- Biker Barre is set up to use SPD cleats: if you use Shimano-style clipless pedals on your road or mountain bike, bring them to class and they’ll serve you well. If you’re just buying for class, consider mountain bike-style recessed shoes so you don’t have to switch shoes when you arrive at the studio. Not all of the bikes have cages that you can use with street shoes, but many do — on the flip side of the SPD clips. I believe most stationary bikes set up Spinning have SPD clips but don’t hold me to that.
- Keep having fun no matter what: like Yoga, Barre, Zumba, and CrossFit, Spinning can be pretty intimidating if you don’t know all the steps. So, it’s essential to just have fun. If you bonk out, just keep spinning. If you can’t do any more push-ups, don’t; if you can’t keep up with the cadence or pace during surges or sprints, don’t — just do your best and have fun. Making yourself sick with over-exertion or from intimidation isn’t worth it. Have fun and pretend you’re your inner 6-year-old and have fun on the bike, No matter what you do, the bike won’t fall over, nobody will make fun of you, and the instructors will always show you so much support you’ll want to come back.
- You’re rewarded with a scented iced towel: when the ride is done and you transition to cool down and stretches, your Biker Barre instructor will get off her bike, take rolled white towels out of a mini fridge, and hand them out to you and everyone else. I believe the towels smelled up oranges on on Friday but I believe I have enjoyed rosemary and other lovely scents. It’s such a nice little reward at the end of every ride.
I went back to some old posts and I always joke about not stroking out:
@chrisabraham: Survived second spin class. Didn’t stroke out again. Actually enjoyed it.
@chrisabraham: For to Spin again today. 5:45 with Ashley S. Awesome. Didn’t bonk. Secret? 4 cups of water an hour before class. PS: didn’t stroke out!
@chrisabraham: Spinning almost killed me today. It was awesome. Thanks B. Katie G is a Spin murderer. She’s awesome.
I wear bargain JL Racing unisuits to my classes because I don’t like it when my shirts ride up. Since rowing trou have a little bit of padding and we’re really only rowing for around 45-minutes, I am plenty good. I also wear a silly headband and wristbands made out of either orange or gray terry. So, with my Specialized clipless bike shoes, my silly accouterments, a rowing onesie, and a black t-shirt, I am sure I am a sight for sore eyes.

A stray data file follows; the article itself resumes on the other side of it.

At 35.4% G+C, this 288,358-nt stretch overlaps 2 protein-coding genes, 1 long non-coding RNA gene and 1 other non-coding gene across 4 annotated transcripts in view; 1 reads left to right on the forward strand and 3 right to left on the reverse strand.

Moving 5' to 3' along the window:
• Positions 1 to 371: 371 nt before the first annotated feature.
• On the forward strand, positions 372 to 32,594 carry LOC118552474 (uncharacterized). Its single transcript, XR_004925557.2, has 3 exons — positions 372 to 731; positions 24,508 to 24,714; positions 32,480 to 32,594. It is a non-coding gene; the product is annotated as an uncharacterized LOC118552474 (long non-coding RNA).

Then, when the ride’s over and I swap over to my road shoes (my bike shoes are old from when I competed and the clips are not recessed), I always create a block full of steam off my body when I leave the studio — it’s really amazing how much heat I give off after only 45-minutes of high intensity workout.
I cannot recommend giving it a go more even if you’re a dedicated cyclist. Since you control your own pace and intensity, even someone who isn’t very fit can really benefit from Spinning. It’s especially good for people who are currently too heavy for running or jogging or sprinting just yet or for folks who have problems with high-impact workouts.
There’s a reason why people who are into high intensity interval training or Tabata workout often choose stationary indoor bikes as their exercise of choice. There’s no limit to the amount of effort that you can dump into your indoor bike, especially when a sexy hot instructor is motivating, encouraging, and stoking you to ride as absolutely as hard as you want to in order to become the person you want to become, to have the life you want to live.
It’s 2016! What do you want your life to look like? What do you want to look like? How do you want to feel? How strong do you want to be?